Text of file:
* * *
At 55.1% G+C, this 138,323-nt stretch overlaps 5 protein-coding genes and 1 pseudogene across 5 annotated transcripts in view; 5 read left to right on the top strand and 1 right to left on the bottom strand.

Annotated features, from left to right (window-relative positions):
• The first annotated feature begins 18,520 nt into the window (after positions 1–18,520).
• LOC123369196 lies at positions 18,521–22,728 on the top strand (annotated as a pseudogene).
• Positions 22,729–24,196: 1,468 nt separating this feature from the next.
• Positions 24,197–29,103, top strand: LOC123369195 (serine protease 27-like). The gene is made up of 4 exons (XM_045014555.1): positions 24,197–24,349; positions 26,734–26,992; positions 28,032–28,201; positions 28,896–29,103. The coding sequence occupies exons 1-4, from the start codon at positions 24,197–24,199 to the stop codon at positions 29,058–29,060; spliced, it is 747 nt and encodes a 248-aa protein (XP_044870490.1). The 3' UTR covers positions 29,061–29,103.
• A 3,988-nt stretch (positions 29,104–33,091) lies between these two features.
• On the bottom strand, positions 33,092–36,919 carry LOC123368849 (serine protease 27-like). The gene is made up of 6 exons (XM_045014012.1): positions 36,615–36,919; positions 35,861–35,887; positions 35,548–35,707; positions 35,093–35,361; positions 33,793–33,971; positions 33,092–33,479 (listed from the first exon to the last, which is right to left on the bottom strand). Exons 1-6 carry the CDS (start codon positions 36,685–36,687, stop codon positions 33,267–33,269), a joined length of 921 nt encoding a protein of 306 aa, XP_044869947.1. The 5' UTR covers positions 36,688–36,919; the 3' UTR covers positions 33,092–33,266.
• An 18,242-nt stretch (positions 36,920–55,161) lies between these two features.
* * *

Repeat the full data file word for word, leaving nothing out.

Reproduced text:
At 55.1% G+C, this 138,323-nt stretch overlaps 5 protein-coding genes and 1 pseudogene across 5 annotated transcripts in view; 5 read left to right on the top strand and 1 right to left on the bottom strand.

Annotated features, from left to right (window-relative positions):
• The first annotated feature begins 18,520 nt into the window (after positions 1–18,520).
• LOC123369196 lies at positions 18,521–22,728 on the top strand (annotated as a pseudogene).
• Positions 22,729–24,196: 1,468 nt separating this feature from the next.
• Positions 24,197–29,103, top strand: LOC123369195 (serine protease 27-like). The gene is made up of 4 exons (XM_045014555.1): positions 24,197–24,349; positions 26,734–26,992; positions 28,032–28,201; positions 28,896–29,103. The coding sequence occupies exons 1-4, from the start codon at positions 24,197–24,199 to the stop codon at positions 29,058–29,060; spliced, it is 747 nt and encodes a 248-aa protein (XP_044870490.1). The 3' UTR covers positions 29,061–29,103.
• A 3,988-nt stretch (positions 29,104–33,091) lies between these two features.
• On the bottom strand, positions 33,092–36,919 carry LOC123368849 (serine protease 27-like). The gene is made up of 6 exons (XM_045014012.1): positions 36,615–36,919; positions 35,861–35,887; positions 35,548–35,707; positions 35,093–35,361; positions 33,793–33,971; positions 33,092–33,479 (listed from the first exon to the last, which is right to left on the bottom strand). Exons 1-6 carry the CDS (start codon positions 36,685–36,687, stop codon positions 33,267–33,269), a joined length of 921 nt encoding a protein of 306 aa, XP_044869947.1. The 5' UTR covers positions 36,688–36,919; the 3' UTR covers positions 33,092–33,266.
• An 18,242-nt stretch (positions 36,920–55,161) lies between these two features.